As I've mentioned on more than one occasion, tax season for me carries all the enjoyment of a two-hour MRI. True to form, this year was no different - exacerbated by the fact that the national payroll vendor that my wife's company employs was apparently unaware of the correct rate at which bonuses received in the state of Connecticut are to be taxed. As a result, you can imagine my surprise when my preparer delivered our completed returns. I couldn't have taken a Lear jet to get a refund.For chain tax preparers, the 2006 season hasn't been too cheery either. Last month the Government Accountability Office released a limited, but nevertheless troubling, study of myriad errors unearthed on federal returns.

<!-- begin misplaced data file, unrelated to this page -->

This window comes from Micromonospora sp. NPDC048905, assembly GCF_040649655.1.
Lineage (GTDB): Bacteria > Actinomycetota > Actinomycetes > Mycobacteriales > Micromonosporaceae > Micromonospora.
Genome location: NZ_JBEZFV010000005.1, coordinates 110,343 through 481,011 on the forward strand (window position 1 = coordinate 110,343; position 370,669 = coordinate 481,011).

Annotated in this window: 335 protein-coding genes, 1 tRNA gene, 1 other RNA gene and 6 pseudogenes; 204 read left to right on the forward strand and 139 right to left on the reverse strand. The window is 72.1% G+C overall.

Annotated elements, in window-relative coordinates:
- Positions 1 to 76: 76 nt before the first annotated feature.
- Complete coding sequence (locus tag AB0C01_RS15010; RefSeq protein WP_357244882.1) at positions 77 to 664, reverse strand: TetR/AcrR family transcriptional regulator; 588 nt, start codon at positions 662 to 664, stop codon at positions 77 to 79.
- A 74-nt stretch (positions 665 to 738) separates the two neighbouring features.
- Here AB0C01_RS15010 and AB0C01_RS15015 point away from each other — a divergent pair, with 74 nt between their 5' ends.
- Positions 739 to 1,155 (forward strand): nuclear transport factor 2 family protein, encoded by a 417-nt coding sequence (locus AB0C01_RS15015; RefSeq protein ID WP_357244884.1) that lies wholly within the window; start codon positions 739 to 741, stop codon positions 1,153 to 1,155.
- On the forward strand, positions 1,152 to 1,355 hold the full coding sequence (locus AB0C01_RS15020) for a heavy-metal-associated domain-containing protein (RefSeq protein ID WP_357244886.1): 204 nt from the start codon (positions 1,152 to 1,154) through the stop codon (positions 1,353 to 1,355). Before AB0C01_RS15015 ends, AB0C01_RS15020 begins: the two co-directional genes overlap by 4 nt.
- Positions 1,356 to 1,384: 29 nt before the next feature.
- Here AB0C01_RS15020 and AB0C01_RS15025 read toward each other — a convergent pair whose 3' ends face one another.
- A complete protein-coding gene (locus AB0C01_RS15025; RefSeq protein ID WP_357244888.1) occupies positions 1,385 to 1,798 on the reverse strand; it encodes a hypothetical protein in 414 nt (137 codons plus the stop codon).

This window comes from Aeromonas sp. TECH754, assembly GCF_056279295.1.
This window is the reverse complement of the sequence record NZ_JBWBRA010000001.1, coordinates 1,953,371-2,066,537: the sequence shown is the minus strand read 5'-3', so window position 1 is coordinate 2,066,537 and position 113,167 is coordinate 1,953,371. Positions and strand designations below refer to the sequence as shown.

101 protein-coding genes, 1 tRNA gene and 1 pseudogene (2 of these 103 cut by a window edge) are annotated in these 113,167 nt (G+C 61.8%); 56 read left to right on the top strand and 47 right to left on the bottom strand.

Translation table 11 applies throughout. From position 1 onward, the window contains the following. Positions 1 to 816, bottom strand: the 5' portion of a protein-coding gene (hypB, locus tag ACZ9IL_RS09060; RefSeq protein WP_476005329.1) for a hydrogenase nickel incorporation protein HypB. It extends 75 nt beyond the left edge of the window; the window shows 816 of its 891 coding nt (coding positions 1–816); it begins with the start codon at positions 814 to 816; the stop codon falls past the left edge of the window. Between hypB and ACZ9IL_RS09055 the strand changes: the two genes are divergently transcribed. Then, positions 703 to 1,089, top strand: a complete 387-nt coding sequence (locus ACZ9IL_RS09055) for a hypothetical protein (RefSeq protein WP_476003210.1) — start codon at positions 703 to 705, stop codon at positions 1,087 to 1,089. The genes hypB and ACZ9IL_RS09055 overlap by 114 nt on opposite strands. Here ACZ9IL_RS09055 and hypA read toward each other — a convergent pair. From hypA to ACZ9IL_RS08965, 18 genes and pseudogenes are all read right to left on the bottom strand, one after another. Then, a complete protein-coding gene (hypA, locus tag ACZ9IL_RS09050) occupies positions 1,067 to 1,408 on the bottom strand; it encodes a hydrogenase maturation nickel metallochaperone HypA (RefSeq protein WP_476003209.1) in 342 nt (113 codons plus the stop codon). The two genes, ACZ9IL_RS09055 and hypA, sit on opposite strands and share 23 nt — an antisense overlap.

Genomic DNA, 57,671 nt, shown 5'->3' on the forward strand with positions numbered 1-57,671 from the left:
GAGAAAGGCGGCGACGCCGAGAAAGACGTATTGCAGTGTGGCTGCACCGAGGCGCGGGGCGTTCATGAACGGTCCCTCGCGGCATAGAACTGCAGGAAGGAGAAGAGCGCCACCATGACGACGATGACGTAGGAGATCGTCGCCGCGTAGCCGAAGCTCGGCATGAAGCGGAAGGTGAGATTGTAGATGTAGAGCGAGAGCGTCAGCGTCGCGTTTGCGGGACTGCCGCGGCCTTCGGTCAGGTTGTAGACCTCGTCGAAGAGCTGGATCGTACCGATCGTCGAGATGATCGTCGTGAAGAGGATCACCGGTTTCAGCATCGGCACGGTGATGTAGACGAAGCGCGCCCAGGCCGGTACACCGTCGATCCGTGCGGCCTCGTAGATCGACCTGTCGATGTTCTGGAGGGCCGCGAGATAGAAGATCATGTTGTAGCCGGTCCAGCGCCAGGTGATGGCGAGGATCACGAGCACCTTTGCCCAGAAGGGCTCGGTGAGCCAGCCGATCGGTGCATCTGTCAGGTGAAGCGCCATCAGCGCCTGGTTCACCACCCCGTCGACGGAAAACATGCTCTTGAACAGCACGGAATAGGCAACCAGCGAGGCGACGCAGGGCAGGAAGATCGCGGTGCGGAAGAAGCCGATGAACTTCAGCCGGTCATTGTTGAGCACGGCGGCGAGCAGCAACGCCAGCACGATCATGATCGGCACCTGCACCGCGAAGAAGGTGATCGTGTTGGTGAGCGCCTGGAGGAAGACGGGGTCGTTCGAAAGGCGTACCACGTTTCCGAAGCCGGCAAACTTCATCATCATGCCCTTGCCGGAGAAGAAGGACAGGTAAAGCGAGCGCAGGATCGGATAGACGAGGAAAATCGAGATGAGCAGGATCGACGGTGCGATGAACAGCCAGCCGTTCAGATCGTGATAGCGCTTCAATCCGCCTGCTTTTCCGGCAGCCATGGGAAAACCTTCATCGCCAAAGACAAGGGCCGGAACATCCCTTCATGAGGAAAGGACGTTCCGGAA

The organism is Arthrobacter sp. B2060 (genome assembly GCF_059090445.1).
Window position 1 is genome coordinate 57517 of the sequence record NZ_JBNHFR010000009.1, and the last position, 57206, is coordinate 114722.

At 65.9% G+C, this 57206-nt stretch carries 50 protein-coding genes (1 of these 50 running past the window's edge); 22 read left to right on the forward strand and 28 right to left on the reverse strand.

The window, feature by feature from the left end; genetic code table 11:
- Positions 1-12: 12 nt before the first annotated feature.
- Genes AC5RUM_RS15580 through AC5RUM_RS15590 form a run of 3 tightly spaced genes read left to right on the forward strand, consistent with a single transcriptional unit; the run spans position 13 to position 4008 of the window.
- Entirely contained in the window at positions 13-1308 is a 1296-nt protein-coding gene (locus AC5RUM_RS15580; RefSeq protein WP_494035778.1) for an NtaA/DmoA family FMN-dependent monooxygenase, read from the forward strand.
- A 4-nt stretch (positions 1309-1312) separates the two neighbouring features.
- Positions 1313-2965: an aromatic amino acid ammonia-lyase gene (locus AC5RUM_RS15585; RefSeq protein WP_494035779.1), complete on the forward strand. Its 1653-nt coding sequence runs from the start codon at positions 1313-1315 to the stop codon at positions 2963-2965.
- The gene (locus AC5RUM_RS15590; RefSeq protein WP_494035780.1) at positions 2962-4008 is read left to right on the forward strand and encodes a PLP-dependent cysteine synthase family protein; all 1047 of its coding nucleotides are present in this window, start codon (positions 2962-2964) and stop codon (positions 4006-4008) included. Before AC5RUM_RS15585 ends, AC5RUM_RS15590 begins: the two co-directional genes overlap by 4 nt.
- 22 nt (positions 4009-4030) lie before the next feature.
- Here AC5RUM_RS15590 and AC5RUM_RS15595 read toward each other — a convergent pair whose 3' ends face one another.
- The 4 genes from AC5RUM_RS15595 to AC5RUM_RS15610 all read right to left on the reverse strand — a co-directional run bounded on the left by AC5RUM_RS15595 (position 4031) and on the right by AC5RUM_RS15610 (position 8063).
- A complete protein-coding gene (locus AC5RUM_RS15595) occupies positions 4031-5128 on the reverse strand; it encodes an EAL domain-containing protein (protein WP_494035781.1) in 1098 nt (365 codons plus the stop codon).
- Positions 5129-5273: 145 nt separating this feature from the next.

The GAO sent undercover staffers to 19 offices of unidentified chain preparers in a major metropolitan area. I won't list all the errors the GAO found here, but several of them were glaring enough to have the investigative arm of Congress classify them as "serious." These ran the gamut from cash income disclosed by the investigator but not noted in the return, to discrepancies in child-care benefit deductions, not claiming all available deductions and overcharging a customer for having to redo a return.

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